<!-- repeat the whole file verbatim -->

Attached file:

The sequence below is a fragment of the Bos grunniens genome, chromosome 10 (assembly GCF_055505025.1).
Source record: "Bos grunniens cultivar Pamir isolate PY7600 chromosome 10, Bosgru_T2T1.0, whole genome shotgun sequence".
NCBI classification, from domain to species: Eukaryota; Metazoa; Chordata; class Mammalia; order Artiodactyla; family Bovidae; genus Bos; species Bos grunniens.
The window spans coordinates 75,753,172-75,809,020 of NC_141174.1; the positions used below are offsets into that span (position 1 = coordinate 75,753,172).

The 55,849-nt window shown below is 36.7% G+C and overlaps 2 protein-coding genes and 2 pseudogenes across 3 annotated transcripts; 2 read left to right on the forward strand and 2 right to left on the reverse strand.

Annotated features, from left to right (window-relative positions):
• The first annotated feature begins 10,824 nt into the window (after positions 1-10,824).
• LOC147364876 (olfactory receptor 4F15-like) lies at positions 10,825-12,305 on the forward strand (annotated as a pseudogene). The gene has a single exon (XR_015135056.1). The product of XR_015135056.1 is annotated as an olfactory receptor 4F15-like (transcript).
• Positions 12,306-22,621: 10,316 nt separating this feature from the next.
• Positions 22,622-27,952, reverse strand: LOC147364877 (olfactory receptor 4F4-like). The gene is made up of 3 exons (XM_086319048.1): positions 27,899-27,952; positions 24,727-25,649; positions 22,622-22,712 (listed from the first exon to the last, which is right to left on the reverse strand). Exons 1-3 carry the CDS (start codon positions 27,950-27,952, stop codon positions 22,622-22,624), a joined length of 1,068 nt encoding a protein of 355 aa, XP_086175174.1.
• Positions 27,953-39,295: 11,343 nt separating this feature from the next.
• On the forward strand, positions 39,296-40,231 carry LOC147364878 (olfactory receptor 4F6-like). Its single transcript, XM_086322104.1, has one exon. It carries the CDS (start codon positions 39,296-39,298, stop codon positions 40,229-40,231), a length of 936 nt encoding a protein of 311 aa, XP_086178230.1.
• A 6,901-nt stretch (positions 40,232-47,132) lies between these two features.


The sequence below is a fragment of the Bos grunniens genome, chromosome 10 (assembly GCF_055505025.1).
Source record: "Bos grunniens cultivar Pamir isolate PY7600 chromosome 10, Bosgru_T2T1.0, whole genome shotgun sequence".
NCBI classification, from domain to species: Eukaryota; Metazoa; Chordata; class Mammalia; order Artiodactyla; family Bovidae; genus Bos; species Bos grunniens.
The window spans coordinates 75,753,172-75,809,020 of NC_141174.1; the positions used below are offsets into that span (position 1 = coordinate 75,753,172).

The 55,849-nt window shown below is 36.7% G+C and overlaps 2 protein-coding genes and 2 pseudogenes across 3 annotated transcripts; 2 read left to right on the forward strand and 2 right to left on the reverse strand.

Annotated features, from left to right (window-relative positions):
• The first annotated feature begins 10,824 nt into the window (after positions 1-10,824).
• LOC147364876 (olfactory receptor 4F15-like) lies at positions 10,825-12,305 on the forward strand (annotated as a pseudogene). The gene has a single exon (XR_015135056.1). The product of XR_015135056.1 is annotated as an olfactory receptor 4F15-like (transcript).
• Positions 12,306-22,621: 10,316 nt separating this feature from the next.
• Positions 22,622-27,952, reverse strand: LOC147364877 (olfactory receptor 4F4-like). The gene is made up of 3 exons (XM_086319048.1): positions 27,899-27,952; positions 24,727-25,649; positions 22,622-22,712 (listed from the first exon to the last, which is right to left on the reverse strand). Exons 1-3 carry the CDS (start codon positions 27,950-27,952, stop codon positions 22,622-22,624), a joined length of 1,068 nt encoding a protein of 355 aa, XP_086175174.1.
• Positions 27,953-39,295: 11,343 nt separating this feature from the next.
• On the forward strand, positions 39,296-40,231 carry LOC147364878 (olfactory receptor 4F6-like). Its single transcript, XM_086322104.1, has one exon. It carries the CDS (start codon positions 39,296-39,298, stop codon positions 40,229-40,231), a length of 936 nt encoding a protein of 311 aa, XP_086178230.1.
• A 6,901-nt stretch (positions 40,232-47,132) lies between these two features.